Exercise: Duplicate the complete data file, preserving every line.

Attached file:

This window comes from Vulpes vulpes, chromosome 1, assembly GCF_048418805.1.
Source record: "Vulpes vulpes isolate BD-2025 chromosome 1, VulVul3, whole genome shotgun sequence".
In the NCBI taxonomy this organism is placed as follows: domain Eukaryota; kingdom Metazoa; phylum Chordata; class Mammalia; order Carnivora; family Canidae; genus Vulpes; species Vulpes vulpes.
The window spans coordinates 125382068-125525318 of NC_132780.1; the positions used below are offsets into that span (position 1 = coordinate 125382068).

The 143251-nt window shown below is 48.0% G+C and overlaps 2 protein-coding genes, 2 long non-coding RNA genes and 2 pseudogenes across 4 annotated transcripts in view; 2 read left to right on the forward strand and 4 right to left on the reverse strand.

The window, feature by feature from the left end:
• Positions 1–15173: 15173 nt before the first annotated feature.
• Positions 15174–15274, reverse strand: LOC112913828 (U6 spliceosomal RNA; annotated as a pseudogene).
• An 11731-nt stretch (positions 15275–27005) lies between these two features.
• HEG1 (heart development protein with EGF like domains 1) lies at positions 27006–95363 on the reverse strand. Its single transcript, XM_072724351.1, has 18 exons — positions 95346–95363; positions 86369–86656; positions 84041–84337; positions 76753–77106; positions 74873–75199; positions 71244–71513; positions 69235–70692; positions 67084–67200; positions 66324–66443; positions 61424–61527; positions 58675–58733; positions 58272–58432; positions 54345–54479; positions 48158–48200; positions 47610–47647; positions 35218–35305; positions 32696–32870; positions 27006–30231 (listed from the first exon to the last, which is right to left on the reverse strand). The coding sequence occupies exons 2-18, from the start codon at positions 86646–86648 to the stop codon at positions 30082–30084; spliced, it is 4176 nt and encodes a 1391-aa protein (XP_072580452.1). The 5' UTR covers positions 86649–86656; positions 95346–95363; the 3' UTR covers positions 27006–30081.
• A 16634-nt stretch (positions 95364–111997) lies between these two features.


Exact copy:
This window comes from Vulpes vulpes, chromosome 1, assembly GCF_048418805.1.
Source record: "Vulpes vulpes isolate BD-2025 chromosome 1, VulVul3, whole genome shotgun sequence".
In the NCBI taxonomy this organism is placed as follows: domain Eukaryota; kingdom Metazoa; phylum Chordata; class Mammalia; order Carnivora; family Canidae; genus Vulpes; species Vulpes vulpes.
The window spans coordinates 125382068-125525318 of NC_132780.1; the positions used below are offsets into that span (position 1 = coordinate 125382068).

The 143251-nt window shown below is 48.0% G+C and overlaps 2 protein-coding genes, 2 long non-coding RNA genes and 2 pseudogenes across 4 annotated transcripts in view; 2 read left to right on the forward strand and 4 right to left on the reverse strand.

The window, feature by feature from the left end:
• Positions 1–15173: 15173 nt before the first annotated feature.
• Positions 15174–15274, reverse strand: LOC112913828 (U6 spliceosomal RNA; annotated as a pseudogene).
• An 11731-nt stretch (positions 15275–27005) lies between these two features.
• HEG1 (heart development protein with EGF like domains 1) lies at positions 27006–95363 on the reverse strand. Its single transcript, XM_072724351.1, has 18 exons — positions 95346–95363; positions 86369–86656; positions 84041–84337; positions 76753–77106; positions 74873–75199; positions 71244–71513; positions 69235–70692; positions 67084–67200; positions 66324–66443; positions 61424–61527; positions 58675–58733; positions 58272–58432; positions 54345–54479; positions 48158–48200; positions 47610–47647; positions 35218–35305; positions 32696–32870; positions 27006–30231 (listed from the first exon to the last, which is right to left on the reverse strand). The coding sequence occupies exons 2-18, from the start codon at positions 86646–86648 to the stop codon at positions 30082–30084; spliced, it is 4176 nt and encodes a 1391-aa protein (XP_072580452.1). The 5' UTR covers positions 86649–86656; positions 95346–95363; the 3' UTR covers positions 27006–30081.
• A 16634-nt stretch (positions 95364–111997) lies between these two features.